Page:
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Readers on Stimulus Plan: Bad Candy

Friday, 25 Jan 2008 | 12:33 PM ET

Well, a bunch of you weighed in on the stimulus plan. And of course, you hated it ...

Many of you thought it was the "sugar rush" type of plan ... a quick rush that feels oh-so-good but doesn't last:

It is definitely sour candy. It is amazing that we, Americans, let these self interest serving politicians run this great nation to the ground. What got us in trouble in the first place was people spending beyond their means and for things they cannot afford. -- Bob

The rebates are just going to most likely be spent on Chinese and other foreign goods-how much does that help the U.S.? -- Malott

Can you say cotton candy with red dye? Our deficits are already in the red. How can we afford more money creation? -- Stephanie

This so called stimulus plan is akin to throwing a cup of water at a 12 alarm fire. How does giving a rebate to certain taxpayers remedy the problems that led us to this crisis? How does it address the monster lurking in the basement, the global derivatives debt, which now totals over $345 trillion? Congress and Bush are just whistling as they run past the cemetery. It is at the same time calamitus and humorous watching all the financial talking heads urging the stupid investors to jump back into the pit of burning oil the global financial markets have become. -- Ann

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Others thought it would end up costing them:

Once again people who pay the most taxes will get little or even nothing in rebates. I am tired of paying for govrnment hand outs. Who do ya think is gonna pay for these????? Me! -- Scot

Definitely cotton candy.Just a flash in the pan which will pile more national debt onto the tax payers. -- John

I thought we were wrestling with the debt we’ve accumulated invading everyone in the middle east? This will reduce the government’s income, cause them to borrow more, we’ll go deeper into debt and the dollar will crash even further. Voila – instant inflation! -- Andy

Apparently my wife and I paid so many taxes last year that we do not qualify for the rebate because we made over 187,000.00. Wow, what a deal... We pay the MOST of all tax tiers.... And then they give it to people that didn't even pay any at all.... Wow, with math like that maybe I should just go and trade my BMW for some kids bicycle. Government wisdom = Foolishness. -- Brian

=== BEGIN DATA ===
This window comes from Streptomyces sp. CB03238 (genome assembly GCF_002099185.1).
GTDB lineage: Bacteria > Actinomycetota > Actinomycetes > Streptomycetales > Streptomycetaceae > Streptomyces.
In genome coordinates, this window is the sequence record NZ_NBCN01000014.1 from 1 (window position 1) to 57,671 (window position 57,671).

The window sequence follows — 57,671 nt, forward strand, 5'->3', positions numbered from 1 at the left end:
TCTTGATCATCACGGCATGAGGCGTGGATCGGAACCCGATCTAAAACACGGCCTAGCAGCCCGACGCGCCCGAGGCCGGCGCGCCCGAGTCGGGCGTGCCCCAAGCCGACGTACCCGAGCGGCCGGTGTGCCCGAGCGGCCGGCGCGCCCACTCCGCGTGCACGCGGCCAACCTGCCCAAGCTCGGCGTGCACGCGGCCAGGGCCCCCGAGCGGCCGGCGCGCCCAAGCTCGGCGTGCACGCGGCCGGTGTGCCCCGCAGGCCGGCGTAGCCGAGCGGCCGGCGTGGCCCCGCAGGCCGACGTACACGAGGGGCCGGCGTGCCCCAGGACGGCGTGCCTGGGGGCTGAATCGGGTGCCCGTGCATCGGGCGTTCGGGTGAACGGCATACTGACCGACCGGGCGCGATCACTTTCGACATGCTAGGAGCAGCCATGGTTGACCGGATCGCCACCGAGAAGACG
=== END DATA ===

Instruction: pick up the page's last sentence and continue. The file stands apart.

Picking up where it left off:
Retirees wondered why they were overlooked in the whole thing:

It is inconceivable to me that they left out all of the retirees in the country who do not work but many of whom pay as much taxes as the group who will get the rebate checks. Who would be as ready to spend that check as retirees or disabled citizens? It is also alarming to me that no one including the media has discussed this group that was left out. -- Alvis

Did I miss something or did the proposed stimulus plan exclude all retirees who do not have jobs? It seems like it takes 'earned income' to qualify for a rebate. Millions of retirees pay income taxes and would spend rebate money if they got it. I know I would. Can you clarify this? -- Richard

It wasn't altogether negative though.

I say it will be a little bit of both cotton candy and oatmeal. Any time the government gives you some money back, it's a good thing. Just how nutritious this will be all depends on how we digest it all. Well, I'm certainly not complaining about a rebate from the government. I'll use the money to pay down my debt and save the rest. Yes, I may spend some but not much of it. A small sugar rush can't hurt, can it? -- Brad

In my view, the plan may be just enough to keep us out of an official recession. Most of the opinions that I have read, expressed the thought that if we had a recession (official definition : 2 quarters of negative growth or contraction), it would be short and mild. The consumer is 70% of our economy. So stimulating the consumer, stimulates 70% of our economy. Select sectors such as housing will be in a recession but the whole economy doesn’t have to be. -- Don

Questions? Comments? We want to hear from you: youropinion@cnbc.com

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